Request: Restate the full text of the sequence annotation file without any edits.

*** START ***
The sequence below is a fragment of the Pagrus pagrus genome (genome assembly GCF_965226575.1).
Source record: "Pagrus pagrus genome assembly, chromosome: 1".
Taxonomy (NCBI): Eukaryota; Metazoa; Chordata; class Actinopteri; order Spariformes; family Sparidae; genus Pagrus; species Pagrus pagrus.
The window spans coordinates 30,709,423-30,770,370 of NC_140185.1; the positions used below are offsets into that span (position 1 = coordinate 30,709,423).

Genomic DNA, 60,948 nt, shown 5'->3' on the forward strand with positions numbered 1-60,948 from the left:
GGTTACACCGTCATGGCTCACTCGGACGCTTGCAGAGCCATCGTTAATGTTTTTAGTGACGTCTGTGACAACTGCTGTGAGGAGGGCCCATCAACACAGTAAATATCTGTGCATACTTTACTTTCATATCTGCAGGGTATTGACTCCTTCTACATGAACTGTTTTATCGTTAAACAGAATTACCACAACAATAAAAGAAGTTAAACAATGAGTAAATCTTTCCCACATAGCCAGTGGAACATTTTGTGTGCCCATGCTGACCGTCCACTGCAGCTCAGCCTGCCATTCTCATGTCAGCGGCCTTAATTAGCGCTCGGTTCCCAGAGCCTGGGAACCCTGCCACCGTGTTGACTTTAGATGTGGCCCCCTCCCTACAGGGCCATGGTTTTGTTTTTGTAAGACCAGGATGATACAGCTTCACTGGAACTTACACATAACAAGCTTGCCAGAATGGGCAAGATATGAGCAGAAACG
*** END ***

The sequence below is a fragment of the Pagrus pagrus genome (genome assembly GCF_965226575.1).
Source record: "Pagrus pagrus genome assembly, chromosome: 1".
Taxonomy (NCBI): Eukaryota; Metazoa; Chordata; class Actinopteri; order Spariformes; family Sparidae; genus Pagrus; species Pagrus pagrus.
The window spans coordinates 30,709,423-30,770,370 of NC_140185.1; the positions used below are offsets into that span (position 1 = coordinate 30,709,423).

Genomic DNA, 60,948 nt, shown 5'->3' on the forward strand with positions numbered 1-60,948 from the left:
GGTTACACCGTCATGGCTCACTCGGACGCTTGCAGAGCCATCGTTAATGTTTTTAGTGACGTCTGTGACAACTGCTGTGAGGAGGGCCCATCAACACAGTAAATATCTGTGCATACTTTACTTTCATATCTGCAGGGTATTGACTCCTTCTACATGAACTGTTTTATCGTTAAACAGAATTACCACAACAATAAAAGAAGTTAAACAATGAGTAAATCTTTCCCACATAGCCAGTGGAACATTTTGTGTGCCCATGCTGACCGTCCACTGCAGCTCAGCCTGCCATTCTCATGTCAGCGGCCTTAATTAGCGCTCGGTTCCCAGAGCCTGGGAACCCTGCCACCGTGTTGACTTTAGATGTGGCCCCCTCCCTACAGGGCCATGGTTTTGTTTTTGTAAGACCAGGATGATACAGCTTCACTGGAACTTACACATAACAAGCTTGCCAGAATGGGCAAGATATGAGCAGAAACG